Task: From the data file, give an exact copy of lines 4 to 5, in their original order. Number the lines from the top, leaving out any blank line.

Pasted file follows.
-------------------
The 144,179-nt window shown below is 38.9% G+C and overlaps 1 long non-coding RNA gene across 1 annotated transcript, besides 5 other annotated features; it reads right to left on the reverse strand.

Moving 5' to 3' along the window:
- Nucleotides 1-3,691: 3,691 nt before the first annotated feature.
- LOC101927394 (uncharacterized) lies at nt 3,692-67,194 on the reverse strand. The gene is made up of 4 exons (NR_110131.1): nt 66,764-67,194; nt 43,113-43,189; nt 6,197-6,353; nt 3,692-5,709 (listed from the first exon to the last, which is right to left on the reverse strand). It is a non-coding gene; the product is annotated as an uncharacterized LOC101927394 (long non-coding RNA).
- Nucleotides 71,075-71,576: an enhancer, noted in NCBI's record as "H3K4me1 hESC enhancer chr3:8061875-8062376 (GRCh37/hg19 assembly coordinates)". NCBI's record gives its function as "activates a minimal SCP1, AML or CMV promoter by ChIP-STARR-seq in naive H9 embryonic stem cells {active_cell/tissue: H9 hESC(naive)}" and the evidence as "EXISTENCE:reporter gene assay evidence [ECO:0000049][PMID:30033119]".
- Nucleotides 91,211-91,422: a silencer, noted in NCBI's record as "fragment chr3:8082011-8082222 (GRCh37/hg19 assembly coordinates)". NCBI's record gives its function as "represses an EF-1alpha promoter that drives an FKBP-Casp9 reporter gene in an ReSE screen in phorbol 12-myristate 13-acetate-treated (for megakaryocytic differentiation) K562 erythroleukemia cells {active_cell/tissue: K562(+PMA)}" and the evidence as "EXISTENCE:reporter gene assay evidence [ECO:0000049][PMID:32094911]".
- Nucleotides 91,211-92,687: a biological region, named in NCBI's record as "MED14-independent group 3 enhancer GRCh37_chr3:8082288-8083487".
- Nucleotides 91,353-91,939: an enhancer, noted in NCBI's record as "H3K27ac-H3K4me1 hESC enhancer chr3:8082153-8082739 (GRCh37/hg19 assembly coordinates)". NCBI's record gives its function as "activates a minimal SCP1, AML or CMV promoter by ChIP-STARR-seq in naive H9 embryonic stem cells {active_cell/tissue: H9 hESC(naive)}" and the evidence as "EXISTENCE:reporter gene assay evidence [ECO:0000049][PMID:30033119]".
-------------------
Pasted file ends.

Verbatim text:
- LOC101927394 (uncharacterized) lies at nt 3,692-67,194 on the reverse strand. The gene is made up of 4 exons (NR_110131.1): nt 66,764-67,194; nt 43,113-43,189; nt 6,197-6,353; nt 3,692-5,709 (listed from the first exon to the last, which is right to left on the reverse strand). It is a non-coding gene; the product is annotated as an uncharacterized LOC101927394 (long non-coding RNA).
- Nucleotides 71,075-71,576: an enhancer, noted in NCBI's record as "H3K4me1 hESC enhancer chr3:8061875-8062376 (GRCh37/hg19 assembly coordinates)". NCBI's record gives its function as "activates a minimal SCP1, AML or CMV promoter by ChIP-STARR-seq in naive H9 embryonic stem cells {active_cell/tissue: H9 hESC(naive)}" and the evidence as "EXISTENCE:reporter gene assay evidence [ECO:0000049][PMID:30033119]".